Empathy may be the key to fighting fake vaccine news


The covid-19 pandemic increased the spread of fake news about vaccination. To combat this problem, empathy is needed to understand the public’s doubts and concerns and simplicity to answer questions transparently, assess experts who participated today (17) in the National Immunization Day.

The vice president of the Brazilian Society of Immunizations (SBIm), Isabela Ballalai, argues that it is necessary to address the issues that concern people, such as the rare adverse effects predicted in vaccination.

Isabela Ballalai, vice president of the Brazilian Society of Immunizations (SBIm)Isabela Ballalai, vice president of the Brazilian Society of Immunizations (SBIm)

The vice president of the Brazilian Society of Immunizations (SBIm), Isabela Ballalai, defends that it is necessary to address the issues that concern people – YouTube / SBIm Playback

“Our communication needs to be as empathic as fake news. They are very attractive because they are empathetic. They speak people’s language and know what people think, ”he said. “Today, the world is no longer passive. People want to understand better and they want to hear it clearly. ”

A member of the advisory group of the network for the safety of vaccines of the World Health Organization (WHO), Isabela Ballalai explains that communication on the topic must be permanent even so that health professionals are able to not hesitate and recommend vaccines.

“There is nothing worse than the health professional caught by surprise,” she says, who analyzes that fake news appeals to two elements that historically arouse people’s interest: conspiracy theories and rumors about alleged secrets. “Mistrust is part of us. And another thing that is part of us is gossip. Putting together conspiracy theory and told me-told is all that fake news is doing ”.


Senior behavioral scientist from the Global Immunization Division of the United States Center for Disease Control and Prevention (CDC), Neetu Abad, stressed that the world is experiencing an “infodemia”, in which excess information, including fake news, is causing confusion, risky behavior and a lack of trust in health authorities during the pandemic.

“When we are dealing with a pandemic like that of covid-19, this trust in health authorities is the main element that we need to strengthen. And this is being greatly affected by the spread of false news, ”said Neetu Abad, who explained that the group that totally refuses vaccines is small, but considered that most people are on a spectrum of passive acceptance or hesitation to vaccines, without demanding for them.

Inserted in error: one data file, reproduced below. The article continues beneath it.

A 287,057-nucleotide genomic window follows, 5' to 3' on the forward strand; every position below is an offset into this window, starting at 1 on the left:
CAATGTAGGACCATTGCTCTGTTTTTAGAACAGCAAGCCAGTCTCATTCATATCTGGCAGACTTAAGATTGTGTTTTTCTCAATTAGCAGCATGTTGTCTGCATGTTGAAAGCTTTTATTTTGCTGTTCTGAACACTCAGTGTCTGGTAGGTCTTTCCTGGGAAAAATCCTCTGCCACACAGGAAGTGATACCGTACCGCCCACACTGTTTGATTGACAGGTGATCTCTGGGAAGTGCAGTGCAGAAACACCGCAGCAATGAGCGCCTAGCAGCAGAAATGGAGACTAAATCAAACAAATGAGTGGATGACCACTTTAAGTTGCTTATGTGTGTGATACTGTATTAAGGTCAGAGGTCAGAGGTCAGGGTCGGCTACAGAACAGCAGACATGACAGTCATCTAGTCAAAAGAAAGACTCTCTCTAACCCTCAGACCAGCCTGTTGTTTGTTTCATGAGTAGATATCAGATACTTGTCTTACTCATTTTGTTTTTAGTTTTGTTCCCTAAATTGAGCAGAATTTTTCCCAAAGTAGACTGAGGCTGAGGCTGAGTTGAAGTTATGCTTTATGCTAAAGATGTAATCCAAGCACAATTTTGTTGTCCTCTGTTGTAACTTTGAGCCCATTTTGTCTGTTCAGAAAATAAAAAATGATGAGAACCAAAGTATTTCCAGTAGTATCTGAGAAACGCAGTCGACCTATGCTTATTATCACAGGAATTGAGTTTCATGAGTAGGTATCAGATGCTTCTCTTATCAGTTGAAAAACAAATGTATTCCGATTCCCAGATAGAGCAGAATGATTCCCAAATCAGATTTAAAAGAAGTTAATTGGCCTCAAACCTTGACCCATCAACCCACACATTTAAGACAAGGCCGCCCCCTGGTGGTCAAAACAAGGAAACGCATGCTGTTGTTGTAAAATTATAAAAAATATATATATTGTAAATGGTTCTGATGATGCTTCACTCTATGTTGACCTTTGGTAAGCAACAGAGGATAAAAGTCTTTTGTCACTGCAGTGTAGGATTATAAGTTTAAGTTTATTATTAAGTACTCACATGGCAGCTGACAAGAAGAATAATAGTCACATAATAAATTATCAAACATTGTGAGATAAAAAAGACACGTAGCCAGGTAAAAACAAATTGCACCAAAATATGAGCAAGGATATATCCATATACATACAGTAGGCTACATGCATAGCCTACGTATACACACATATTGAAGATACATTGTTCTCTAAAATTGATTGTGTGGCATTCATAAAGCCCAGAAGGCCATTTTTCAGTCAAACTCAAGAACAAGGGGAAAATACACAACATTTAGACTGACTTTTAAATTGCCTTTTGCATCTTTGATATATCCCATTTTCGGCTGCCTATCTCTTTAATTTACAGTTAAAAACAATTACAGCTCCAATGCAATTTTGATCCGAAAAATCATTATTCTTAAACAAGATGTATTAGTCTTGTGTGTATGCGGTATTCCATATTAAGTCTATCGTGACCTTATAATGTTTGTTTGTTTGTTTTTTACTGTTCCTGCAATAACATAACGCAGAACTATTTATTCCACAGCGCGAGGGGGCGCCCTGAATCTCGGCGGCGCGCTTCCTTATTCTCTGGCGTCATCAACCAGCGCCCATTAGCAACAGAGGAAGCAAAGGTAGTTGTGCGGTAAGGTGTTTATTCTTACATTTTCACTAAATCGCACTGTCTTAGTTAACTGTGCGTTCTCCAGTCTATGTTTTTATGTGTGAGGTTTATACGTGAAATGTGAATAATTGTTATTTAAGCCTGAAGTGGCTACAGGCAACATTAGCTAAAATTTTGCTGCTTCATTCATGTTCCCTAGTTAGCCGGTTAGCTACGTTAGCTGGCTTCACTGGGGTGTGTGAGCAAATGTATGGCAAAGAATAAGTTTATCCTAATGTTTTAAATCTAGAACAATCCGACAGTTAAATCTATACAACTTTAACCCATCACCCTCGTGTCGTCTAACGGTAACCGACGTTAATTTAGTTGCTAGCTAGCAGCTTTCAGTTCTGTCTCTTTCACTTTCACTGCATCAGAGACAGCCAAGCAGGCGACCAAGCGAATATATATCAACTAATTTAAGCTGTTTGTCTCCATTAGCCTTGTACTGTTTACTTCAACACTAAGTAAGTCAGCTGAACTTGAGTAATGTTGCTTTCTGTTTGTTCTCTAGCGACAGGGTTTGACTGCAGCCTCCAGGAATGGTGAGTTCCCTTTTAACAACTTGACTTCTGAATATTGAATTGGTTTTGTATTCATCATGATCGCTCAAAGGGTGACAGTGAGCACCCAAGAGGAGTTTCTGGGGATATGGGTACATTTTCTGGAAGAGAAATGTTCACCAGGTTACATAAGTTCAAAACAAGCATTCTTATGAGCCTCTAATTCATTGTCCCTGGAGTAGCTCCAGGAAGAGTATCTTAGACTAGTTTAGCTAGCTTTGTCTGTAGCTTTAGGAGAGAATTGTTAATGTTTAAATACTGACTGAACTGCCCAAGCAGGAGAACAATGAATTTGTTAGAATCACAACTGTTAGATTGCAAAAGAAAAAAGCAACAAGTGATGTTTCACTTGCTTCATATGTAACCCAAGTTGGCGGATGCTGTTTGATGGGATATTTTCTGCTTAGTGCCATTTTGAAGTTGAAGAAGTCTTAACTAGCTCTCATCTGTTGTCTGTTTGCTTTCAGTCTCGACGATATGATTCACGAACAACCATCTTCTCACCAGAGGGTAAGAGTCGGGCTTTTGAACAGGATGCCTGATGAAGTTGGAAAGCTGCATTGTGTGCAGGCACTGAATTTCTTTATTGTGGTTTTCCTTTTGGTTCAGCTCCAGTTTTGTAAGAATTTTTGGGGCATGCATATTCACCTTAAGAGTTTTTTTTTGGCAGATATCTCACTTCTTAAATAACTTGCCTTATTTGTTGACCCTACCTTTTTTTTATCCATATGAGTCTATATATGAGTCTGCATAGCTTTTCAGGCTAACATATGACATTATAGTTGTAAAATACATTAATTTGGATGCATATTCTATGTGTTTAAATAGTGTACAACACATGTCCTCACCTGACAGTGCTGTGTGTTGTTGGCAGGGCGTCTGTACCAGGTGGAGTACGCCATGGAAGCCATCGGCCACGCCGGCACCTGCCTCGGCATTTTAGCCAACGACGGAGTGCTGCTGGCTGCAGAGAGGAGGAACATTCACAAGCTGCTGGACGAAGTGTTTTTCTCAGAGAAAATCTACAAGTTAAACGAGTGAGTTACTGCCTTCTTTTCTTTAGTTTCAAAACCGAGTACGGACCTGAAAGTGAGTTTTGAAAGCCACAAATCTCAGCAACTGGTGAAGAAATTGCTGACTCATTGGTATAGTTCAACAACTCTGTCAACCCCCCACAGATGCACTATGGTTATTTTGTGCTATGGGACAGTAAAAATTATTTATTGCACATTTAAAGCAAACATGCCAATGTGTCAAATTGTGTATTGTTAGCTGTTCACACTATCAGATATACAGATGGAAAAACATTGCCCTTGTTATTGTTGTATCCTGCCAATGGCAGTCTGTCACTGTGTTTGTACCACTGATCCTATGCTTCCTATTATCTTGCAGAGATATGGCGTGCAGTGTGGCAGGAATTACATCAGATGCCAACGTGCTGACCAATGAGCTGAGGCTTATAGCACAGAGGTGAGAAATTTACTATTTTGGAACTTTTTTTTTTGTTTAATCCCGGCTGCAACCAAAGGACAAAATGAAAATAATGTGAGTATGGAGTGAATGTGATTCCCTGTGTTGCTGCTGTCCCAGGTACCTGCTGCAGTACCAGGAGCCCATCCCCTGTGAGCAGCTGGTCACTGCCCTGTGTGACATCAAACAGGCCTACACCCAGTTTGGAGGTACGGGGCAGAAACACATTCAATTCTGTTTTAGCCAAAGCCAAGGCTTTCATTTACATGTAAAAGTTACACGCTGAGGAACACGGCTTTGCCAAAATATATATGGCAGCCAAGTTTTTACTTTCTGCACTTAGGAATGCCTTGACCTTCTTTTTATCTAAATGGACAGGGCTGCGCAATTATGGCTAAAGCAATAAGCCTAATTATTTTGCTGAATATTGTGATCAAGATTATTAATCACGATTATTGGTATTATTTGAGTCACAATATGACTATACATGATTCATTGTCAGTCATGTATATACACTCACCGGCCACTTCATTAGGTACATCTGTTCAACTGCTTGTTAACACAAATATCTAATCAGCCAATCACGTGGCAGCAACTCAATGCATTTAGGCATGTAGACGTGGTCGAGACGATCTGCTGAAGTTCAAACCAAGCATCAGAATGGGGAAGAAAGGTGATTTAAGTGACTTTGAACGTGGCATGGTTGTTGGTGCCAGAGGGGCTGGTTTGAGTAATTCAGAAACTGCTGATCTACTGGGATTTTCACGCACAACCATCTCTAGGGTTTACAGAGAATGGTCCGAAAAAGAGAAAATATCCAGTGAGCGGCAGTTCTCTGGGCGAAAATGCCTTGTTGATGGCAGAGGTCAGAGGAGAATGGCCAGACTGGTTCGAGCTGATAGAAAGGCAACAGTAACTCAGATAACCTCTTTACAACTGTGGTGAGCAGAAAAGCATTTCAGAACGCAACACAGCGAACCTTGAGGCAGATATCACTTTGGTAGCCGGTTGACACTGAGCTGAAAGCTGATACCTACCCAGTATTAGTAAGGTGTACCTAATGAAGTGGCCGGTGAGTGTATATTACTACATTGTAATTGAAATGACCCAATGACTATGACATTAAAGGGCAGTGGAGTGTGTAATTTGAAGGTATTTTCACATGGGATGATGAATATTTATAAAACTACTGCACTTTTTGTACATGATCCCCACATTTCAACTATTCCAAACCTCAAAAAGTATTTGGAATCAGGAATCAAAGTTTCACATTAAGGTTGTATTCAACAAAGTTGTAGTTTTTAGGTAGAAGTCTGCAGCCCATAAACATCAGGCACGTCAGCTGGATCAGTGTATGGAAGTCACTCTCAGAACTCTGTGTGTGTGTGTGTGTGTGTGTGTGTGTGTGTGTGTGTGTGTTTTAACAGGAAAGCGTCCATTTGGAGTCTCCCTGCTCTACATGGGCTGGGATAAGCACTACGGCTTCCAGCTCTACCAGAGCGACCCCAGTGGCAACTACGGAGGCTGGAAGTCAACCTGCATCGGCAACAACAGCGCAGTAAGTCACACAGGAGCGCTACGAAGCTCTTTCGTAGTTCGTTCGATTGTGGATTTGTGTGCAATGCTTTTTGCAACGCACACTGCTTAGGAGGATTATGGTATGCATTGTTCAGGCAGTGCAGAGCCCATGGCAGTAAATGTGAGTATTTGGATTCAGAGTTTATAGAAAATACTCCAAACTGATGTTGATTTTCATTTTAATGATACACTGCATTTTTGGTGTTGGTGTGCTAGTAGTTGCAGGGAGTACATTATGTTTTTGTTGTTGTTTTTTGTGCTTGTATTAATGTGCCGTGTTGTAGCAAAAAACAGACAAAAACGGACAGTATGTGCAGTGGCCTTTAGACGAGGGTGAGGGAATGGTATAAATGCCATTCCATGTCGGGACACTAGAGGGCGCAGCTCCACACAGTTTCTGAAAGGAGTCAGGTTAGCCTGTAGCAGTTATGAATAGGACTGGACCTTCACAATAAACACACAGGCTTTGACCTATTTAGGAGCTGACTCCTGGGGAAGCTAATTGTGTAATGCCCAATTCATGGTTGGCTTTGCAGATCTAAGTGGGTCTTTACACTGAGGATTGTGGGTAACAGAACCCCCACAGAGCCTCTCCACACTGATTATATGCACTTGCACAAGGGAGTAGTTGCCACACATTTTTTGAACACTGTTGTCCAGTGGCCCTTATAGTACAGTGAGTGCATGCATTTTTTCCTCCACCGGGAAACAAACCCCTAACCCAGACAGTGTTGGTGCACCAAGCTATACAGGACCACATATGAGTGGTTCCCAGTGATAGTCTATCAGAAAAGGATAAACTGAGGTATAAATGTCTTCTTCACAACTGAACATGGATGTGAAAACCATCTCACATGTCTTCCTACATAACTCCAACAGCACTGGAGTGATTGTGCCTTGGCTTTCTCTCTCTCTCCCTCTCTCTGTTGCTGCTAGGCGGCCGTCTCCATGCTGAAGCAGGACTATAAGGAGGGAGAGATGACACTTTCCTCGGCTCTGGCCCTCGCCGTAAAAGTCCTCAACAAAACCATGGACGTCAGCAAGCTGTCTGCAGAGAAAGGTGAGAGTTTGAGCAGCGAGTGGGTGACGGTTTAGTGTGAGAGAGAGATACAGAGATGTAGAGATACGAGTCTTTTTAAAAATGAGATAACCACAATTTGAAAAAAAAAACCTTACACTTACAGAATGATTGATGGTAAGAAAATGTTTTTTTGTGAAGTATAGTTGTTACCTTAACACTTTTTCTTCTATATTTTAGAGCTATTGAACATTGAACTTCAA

The WHO has already expressed concern about the “infodemia” of disinformation, which, according to the director-general, Tedros Adhanom, “spreads faster and more easily than the virus, and is just as dangerous.”

For Netu, there are a number of strategies that can be applied, but they start from understanding the most common doubts and hesitations and identifying who are the disseminators of disinformation and how they affect the behavior of different population groups.

“Disinformation is a topic that we are all facing. It quickly became an important issue during this pandemic. One of the first things we try to do is listen a lot ”, said the scientist about the work being done at CDC, which seeks to understand, primarily, the hesitation of health professionals.

“We need to understand the concerns, what challenges we can have and anticipate them, because if we do not vaccinate our health professionals well or if they do not want to be vaccinated, we will have more difficulties with the acceptance of the general public”.

The researcher recommends that there is total transparency and clarity in relation to the testing and care procedures for the safety of vaccines against covid-19, as well as about the uncertainties still involved.

“We need to be very transparent with what we know and what we don’t know. If we try to promise too much, if we try to make it appear that there is no problem and that it is a miracle solution, we will have problems over time. It will be problematic for confidence ”, warned Neetu Abad, who defended that countries need to be prepared to investigate and communicate adverse effects. “Promising too much is a trap we need to avoid.”


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